It’s not too late for those organising the Franklin Graham tour of Australia next year to get on the blower and tell the man not to come.
For the problem is not that too few people will turn up, but too many.
And quite possibly for all the wrong reasons.
We’re being told it’s about evangelism, and reaching a new generation of Australians with the gospel, but every time he opens his mouth recently Graham puts his foot in it politically, and socially.
The result is that we risk his Australian tour turning into an unedifying spectacle. As unedifying as many of the things he has been saying of late.
The news headlines today are that, in response to the historical sexual assault claim made against Supreme Court nominee, Brett Kavanaugh, from his teenage years, Graham was reported as saying that attempted rape was “not a crime”, and that Kavanaugh respected his victim “by not finishing.”
All sordid stuff.
First things first. That’s not what Graham actually said, as the ever reliable news fact checker Snopes reports.
Snopes gives ratings to reports, based on True, Mixture and False. And in this case, what is being reported as Graham’s actual words come up “Mixture”:
So he didn’t technically say those words then. (He is incorrect in saying attempted assault is not a crime in the USA. It is.)
But so what? If all he gets is “Mixture” from the coolly dispassionate Snopes, then he is sending mixed signals at least to us, and he’s been sending mixed signals about a lot of issues recently.
And he’s done it enough times for those in the evangelical camp in Australia to keep their distance from him. We can ill afford a gaffe-prone mixed message messenger.
But will we keep our distance? My concern is that we won’t. If, in these politically poisonous times, all we get is a bunch of conservatives turning up to hear the Christian version of Milo Yiannopoulos then we’re digging a hole (a deeper one) for ourselves.
And how can Franklin possibly untangle the political and evangelical messages he has been at so much pain to entwine? He’s turned them into conjoined twins. Here we are in Australia trying to keep that hot religious aspect out of our politics and he’s going to come here with all this baggage.
And you can bet the loudest noises that will be made about him when he arrives will be around these issues.
Think The Project. Think QandA. Think The 7:30 Report, or any of the online journals. Do you think they’re going to ask him deep questions about Jesus Christ or about Brett Kavanaugh? He’s gonna get weighed in the Billy Graham balances and found wanting. Extremely wanting.
Mainstream evangelicalism has got little enough traction in Australia as it is. Perhaps there’s still plenty of meat on the bones in the USA, enough at least to rack up gaffe after gaffe like Graham seems to do, but here it’s a different story.
We don’t have the evangelical juggernaut he is connected with.
The man has a tin ear. Either he wants to share the gospel of Jesus with the people of the world, or he wants to jump on the political wagon. He can’t do both. And when he does do both, neither comes off very well.
At least he can’t do both and expect an already suspicious and hostile media to treat him with kid gloves. And guess who’ll be the one’s picking up the pieces and trying to salvage things when his bandwagon rolls outta town onto the next tour date. We will.
Perhaps Kavanaugh is telling the truth. Perhaps he is not. We cannot truly know. But Franklin Graham has spent a significant amount of time aligning himself politically in a way his father never did.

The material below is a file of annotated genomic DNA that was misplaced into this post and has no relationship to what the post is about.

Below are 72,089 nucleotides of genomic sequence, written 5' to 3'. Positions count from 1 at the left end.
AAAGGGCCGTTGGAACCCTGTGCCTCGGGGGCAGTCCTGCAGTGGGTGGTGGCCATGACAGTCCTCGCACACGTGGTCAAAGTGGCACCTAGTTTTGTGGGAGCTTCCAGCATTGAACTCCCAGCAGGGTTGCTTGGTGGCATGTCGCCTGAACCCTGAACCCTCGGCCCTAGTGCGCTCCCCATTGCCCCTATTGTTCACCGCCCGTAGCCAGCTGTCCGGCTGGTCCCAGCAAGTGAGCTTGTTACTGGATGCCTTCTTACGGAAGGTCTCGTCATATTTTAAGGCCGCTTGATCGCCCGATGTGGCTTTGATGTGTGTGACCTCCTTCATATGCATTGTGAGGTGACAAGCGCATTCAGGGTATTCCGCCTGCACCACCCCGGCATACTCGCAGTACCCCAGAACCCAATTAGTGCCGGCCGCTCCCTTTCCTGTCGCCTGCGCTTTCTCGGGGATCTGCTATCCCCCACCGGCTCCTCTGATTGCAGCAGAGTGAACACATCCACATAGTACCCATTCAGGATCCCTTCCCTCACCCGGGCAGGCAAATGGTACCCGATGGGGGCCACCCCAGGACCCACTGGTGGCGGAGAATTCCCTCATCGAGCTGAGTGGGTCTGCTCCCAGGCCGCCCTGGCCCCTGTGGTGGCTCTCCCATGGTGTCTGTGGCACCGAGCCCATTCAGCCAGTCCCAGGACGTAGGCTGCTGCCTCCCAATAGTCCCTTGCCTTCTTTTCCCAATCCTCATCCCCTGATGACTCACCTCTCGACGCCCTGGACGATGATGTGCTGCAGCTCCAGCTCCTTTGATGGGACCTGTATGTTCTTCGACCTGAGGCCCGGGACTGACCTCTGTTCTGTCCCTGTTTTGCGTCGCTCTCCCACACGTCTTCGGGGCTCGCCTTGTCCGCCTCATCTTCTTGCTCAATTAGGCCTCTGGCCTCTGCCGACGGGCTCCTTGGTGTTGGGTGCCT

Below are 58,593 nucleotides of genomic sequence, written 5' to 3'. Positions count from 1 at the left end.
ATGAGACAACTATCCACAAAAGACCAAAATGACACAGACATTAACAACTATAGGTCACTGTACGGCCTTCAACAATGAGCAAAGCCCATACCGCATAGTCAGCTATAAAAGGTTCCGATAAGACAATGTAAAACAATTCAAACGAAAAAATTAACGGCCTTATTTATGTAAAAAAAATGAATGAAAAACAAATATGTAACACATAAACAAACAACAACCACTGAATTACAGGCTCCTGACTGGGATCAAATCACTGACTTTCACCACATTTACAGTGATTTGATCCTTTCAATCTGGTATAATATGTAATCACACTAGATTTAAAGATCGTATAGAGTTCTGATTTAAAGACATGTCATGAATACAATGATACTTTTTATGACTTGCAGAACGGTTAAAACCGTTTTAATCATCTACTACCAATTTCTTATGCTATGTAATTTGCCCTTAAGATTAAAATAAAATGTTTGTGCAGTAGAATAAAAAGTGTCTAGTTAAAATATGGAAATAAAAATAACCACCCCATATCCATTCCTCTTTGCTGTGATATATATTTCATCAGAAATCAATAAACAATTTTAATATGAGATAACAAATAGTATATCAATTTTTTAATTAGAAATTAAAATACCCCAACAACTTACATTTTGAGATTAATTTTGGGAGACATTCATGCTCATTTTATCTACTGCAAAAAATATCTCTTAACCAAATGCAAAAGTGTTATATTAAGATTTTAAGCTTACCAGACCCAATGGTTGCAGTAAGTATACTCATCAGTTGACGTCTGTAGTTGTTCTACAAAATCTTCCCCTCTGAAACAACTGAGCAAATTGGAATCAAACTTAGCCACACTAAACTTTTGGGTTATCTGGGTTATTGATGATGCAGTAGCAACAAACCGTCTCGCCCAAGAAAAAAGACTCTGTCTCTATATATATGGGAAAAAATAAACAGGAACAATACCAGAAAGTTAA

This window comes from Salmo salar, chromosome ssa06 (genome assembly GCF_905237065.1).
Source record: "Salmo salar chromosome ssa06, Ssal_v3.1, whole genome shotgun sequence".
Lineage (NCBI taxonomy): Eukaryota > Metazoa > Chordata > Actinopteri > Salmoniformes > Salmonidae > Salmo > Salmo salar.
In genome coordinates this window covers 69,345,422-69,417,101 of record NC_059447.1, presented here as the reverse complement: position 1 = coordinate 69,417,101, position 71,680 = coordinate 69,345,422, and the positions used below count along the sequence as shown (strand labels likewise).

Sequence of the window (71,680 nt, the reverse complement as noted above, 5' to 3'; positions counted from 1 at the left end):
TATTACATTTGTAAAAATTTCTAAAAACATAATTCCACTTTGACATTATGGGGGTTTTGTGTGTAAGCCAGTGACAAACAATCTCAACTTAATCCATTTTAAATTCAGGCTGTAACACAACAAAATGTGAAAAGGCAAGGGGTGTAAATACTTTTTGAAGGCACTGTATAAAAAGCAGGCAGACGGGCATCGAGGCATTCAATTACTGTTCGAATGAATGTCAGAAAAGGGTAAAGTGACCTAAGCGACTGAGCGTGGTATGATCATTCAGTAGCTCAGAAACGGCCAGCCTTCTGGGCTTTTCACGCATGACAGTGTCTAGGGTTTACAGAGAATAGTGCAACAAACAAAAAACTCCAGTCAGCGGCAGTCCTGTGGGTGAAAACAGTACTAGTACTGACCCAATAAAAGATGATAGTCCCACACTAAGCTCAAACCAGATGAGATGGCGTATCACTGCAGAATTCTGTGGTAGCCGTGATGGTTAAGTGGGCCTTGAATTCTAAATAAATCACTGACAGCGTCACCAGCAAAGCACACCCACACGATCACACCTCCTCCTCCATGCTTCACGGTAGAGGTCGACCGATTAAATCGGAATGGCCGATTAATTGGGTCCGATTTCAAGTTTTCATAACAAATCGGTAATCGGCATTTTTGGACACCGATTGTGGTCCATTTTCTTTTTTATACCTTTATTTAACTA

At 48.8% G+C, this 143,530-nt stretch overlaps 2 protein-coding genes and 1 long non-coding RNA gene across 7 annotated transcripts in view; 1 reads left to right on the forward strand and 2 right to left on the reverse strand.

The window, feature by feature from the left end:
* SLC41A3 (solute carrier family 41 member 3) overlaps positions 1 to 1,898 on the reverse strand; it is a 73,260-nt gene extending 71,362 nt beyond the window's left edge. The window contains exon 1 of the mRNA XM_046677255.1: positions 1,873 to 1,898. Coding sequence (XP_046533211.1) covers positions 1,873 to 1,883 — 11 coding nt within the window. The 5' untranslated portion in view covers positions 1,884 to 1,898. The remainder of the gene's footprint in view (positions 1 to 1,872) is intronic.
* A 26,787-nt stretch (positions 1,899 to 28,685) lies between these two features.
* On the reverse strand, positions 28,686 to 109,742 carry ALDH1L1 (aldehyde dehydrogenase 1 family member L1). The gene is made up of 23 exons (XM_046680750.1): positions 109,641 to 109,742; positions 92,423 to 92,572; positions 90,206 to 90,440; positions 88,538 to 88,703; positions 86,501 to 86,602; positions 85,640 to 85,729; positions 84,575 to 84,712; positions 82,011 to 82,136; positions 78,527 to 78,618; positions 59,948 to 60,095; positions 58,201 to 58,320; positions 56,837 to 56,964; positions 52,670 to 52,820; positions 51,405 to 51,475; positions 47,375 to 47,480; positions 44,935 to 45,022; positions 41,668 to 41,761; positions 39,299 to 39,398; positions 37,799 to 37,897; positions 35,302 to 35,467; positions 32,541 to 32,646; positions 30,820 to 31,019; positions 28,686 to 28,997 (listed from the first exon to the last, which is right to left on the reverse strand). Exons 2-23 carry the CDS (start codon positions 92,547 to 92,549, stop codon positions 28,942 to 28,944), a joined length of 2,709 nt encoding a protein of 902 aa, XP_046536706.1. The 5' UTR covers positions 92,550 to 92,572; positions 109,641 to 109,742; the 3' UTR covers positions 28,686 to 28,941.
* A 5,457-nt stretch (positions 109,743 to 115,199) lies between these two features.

And look at it from an evangelistic perspective. Do I want my friends who are not Christians to hear about Jesus? Undoubtedly.
Would they come to a large gathering of, primarily, Christians in an old-style crusade meeting to hear about Jesus by Franklin Graham? I doubt it.
But more importantly, I’d be way to nervous to ask them to attend. And not just because it’s an increasingly unsuccessful – and expensive – way to evangelise, but because I don’t want the Franklin dirt to stick to us.
The fact is that when his dad did his last televised crusades in Australia, halls were filled – with Christians. And that was in the late eighties. Things have moved on considerably since then. So there’s a sense in which the method hasn’t been working for decades.
But here’s what I definitely won’t risk. I won’t risk having a non-Christian friend google the name of the man who is giving an evangelistic talk to which I have invited them, and see them coming up with this stuff about him.
I’m not even going to try and defend him, because, frankly Frank, some of the stuff you say is indefensible.
We’re getting such little traction as it is with our non-Christian friends these days that I won’t risk playing all my cards for someone as potentially off-putting as Graham. And what’s the chances of him dropping a cringeworthy clanger right in the middle of a talk? I’d say the chances are high.
There’s little chance of him making the gospel the only offence when he speaks.
And it doesn’t seem to be a one-off with him. He just can’t help play hard politically, and every time he does he seems to make his message just that little bit grubbier.
And even if he is misquoted some of the time or all of the time he doesn’t seem to have the nous to know when to speak and when to keep schtum.
We’re a world away from evangelicals refusing to align with Graham’s father, Billy, because of his rapprochement with the Roman Catholic Church.
And we’re a world away from non-Christians – our non-Christian friends – from giving someone like Franklin a hall-pass for his less than smart public utterances. They shouldn’t do so.
And neither should we.